But it’s a misplaced bet. The PTC actually blocks the green energy technologies that hold the most promise. Rather than helping an infant industry, the PTC is a handout to Wall Street.
Congress created the PTC in 1992, a tax credit of roughly 2 cents per kilowatt-hour of wind electricity, to nurture the infant wind energy industry. Government incentives to promote crucial industries are time-honored. That’s not the problem with the PTC.What’s important is that only big investors who want to offset tax liabilities on other investments need apply. The PTC can only be taken against “passive income” – income from other investments. Private equity firms put together investors who need a tax write-off courtesy of the PTC. Warren Buffett admits he uses the PTC to lower his Berkshire taxes: “we get a tax credit if we build a lot of wind farms. That’s the only reason to build them.”
The PTC doesn’t help the average Joe who wants to put a small wind turbine on his ranch to generate electricity and reduce the taxes he pays on his farm income.
But while the PTC boosts Wall Street investment schemes in large-scale wind farms, the fact is small-scale, individually owned generation facilities hold the most promise for renewable energy.
Noted environmentalist Bill McKibben writes, “One of the great side effects of moving to renewable power is that we will replace vulnerable, brittle centralized systems that are too big to fail with spread out democratic energy sources.” Unfortunately, the PTC only encourages more “brittle centralized systems.”
California’s Local Clean Energy Alliance (which includes the San Francisco Bay Area chapter of the Sierra Club) concurs. It’s report, Community Power, states “local, decentralized generation of electricity offers many benefits to California’s communities relative to large central-station solar or wind power plants in remote areas.”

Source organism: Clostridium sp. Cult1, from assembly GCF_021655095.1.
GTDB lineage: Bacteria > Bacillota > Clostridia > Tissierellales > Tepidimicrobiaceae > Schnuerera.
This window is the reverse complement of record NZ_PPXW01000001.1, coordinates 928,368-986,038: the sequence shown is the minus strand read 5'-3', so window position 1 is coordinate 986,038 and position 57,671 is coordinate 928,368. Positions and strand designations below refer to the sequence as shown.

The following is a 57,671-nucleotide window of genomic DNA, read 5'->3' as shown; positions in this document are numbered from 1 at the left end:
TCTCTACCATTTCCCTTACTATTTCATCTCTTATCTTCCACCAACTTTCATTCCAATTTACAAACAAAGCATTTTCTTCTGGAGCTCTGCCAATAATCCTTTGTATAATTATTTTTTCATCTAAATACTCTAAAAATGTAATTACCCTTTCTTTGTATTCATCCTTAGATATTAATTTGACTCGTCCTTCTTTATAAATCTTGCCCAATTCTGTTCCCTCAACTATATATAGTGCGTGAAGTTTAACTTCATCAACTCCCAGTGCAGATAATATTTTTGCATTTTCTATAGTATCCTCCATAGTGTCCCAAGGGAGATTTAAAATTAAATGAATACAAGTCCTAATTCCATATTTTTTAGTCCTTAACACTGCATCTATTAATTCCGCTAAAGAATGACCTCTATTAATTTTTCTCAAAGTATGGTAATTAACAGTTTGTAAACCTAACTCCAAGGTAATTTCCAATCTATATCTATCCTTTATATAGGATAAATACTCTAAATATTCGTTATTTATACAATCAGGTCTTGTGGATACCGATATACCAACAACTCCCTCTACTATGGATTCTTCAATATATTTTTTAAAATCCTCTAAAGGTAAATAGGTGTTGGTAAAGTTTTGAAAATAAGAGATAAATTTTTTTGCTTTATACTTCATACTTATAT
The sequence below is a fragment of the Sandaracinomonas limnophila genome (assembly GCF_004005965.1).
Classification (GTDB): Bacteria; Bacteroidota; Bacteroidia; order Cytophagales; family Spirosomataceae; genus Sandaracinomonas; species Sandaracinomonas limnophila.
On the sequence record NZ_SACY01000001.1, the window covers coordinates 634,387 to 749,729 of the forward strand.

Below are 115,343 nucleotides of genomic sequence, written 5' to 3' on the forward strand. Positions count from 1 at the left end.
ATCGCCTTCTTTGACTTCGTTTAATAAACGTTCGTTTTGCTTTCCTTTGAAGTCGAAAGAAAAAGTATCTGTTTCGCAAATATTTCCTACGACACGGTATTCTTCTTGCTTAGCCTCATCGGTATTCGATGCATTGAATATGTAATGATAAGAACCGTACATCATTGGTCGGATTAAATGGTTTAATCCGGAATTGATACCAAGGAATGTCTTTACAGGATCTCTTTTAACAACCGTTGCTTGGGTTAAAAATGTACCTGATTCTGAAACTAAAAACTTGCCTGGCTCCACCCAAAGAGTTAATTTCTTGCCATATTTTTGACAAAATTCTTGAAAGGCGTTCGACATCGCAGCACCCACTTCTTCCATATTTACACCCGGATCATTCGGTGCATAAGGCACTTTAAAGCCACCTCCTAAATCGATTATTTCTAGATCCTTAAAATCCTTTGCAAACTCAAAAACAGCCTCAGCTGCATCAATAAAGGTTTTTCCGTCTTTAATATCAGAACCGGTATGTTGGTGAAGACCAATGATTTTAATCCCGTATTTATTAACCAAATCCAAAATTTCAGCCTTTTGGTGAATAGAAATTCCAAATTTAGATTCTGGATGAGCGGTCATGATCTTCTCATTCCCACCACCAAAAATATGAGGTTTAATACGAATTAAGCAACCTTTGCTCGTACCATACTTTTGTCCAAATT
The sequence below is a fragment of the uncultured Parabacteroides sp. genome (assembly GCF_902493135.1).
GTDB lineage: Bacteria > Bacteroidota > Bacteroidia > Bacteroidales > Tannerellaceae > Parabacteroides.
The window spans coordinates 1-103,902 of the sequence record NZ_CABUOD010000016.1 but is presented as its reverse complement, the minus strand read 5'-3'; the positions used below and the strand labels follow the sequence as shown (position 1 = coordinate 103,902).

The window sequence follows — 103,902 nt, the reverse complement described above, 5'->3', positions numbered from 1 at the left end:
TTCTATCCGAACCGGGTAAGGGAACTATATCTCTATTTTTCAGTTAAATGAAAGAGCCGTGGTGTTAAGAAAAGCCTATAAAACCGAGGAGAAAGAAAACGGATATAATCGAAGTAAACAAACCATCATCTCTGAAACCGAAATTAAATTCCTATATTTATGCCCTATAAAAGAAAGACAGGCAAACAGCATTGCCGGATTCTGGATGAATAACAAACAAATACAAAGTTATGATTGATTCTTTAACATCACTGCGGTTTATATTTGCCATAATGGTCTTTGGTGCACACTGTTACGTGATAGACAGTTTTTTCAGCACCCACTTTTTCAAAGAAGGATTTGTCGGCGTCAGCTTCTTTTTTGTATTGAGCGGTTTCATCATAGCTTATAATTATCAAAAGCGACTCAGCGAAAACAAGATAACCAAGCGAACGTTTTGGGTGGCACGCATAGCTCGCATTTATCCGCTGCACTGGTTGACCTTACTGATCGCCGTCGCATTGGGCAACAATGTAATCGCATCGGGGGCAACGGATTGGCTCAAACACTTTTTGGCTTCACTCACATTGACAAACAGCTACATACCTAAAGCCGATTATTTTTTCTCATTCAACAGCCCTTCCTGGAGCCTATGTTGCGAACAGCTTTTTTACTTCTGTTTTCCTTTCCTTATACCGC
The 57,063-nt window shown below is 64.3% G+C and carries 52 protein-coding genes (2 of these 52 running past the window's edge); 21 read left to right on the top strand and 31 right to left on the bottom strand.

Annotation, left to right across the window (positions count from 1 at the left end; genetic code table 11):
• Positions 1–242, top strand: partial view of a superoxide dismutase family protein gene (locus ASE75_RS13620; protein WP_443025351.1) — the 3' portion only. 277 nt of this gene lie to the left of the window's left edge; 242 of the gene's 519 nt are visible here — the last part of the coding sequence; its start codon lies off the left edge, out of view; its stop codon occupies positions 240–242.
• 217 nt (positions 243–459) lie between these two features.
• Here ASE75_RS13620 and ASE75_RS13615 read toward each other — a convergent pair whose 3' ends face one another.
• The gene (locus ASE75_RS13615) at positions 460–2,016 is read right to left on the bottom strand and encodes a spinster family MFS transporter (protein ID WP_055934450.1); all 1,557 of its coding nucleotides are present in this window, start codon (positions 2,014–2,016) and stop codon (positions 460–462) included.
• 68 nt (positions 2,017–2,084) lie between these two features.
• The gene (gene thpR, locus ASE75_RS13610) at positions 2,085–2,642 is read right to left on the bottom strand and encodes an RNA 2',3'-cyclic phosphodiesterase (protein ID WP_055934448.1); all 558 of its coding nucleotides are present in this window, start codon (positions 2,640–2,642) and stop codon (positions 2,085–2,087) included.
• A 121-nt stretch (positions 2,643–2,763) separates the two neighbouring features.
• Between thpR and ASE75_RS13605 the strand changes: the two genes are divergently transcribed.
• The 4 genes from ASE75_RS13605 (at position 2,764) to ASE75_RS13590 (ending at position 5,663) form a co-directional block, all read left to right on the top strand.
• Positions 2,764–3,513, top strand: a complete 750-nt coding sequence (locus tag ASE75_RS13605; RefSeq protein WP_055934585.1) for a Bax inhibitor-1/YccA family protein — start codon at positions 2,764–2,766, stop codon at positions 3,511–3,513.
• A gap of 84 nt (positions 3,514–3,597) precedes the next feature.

The Institute for Local Self Reliance, a green energy cheerleader, says renewables work best “at small scales across the country,” what’s known as distributed generation, “a network of independently-owned and widely dispersed renewable energy generators” rather than “a 20th century grid dominated by large, centralized utilities.”
In fact the Institute explicitly says the PTC is a significant barrier to greater investment in renewable energy. Removing this barrier “makes smaller projects more accessible to the local community, and draws local investors back into the process,” says John Farrell of the Institute for Local Self-Reliance.
Utilities are also taking local-scale renewable energy seriously. A report by the Edison Electric Institute, Disruptive Challenges expects small-scale solar and wind “to challenge and transform the electric utility industry” with “adverse impacts on revenues, as well as on investor returns.”
David Crane, CEO of NRG Energy, a wholesale power company that operates coal-fired plants, told Blooomberg Businessweek “the grid will become increasingly irrelevant as customers move toward decentralized homegrown green energy.”
So, if local-scale wind and solar generated close to the end user makes the most sense, why do we have a PTC pushing large-scale wind farms? It’s a Wall Street play.
Environmentalists supporting the PTC mean well, but they fail to see the wolf of Wall Street hiding beneath the green clothes. Ironically, the national green organizations are fighting for the kind of massive generating stations and power lines their local chapters often fight against.
The PTC is an anachronism and an obstacle to developing the decentralized, independently owned power generation system appropriate for wind, solar and other renewables.
Anyone who believes in renewable energy should be happy to see the PTC expire. It’s time to replace this tax write-off for the financial services cabal with something that benefits everyone.
Ellis is executive director of the American Jobs Alliance.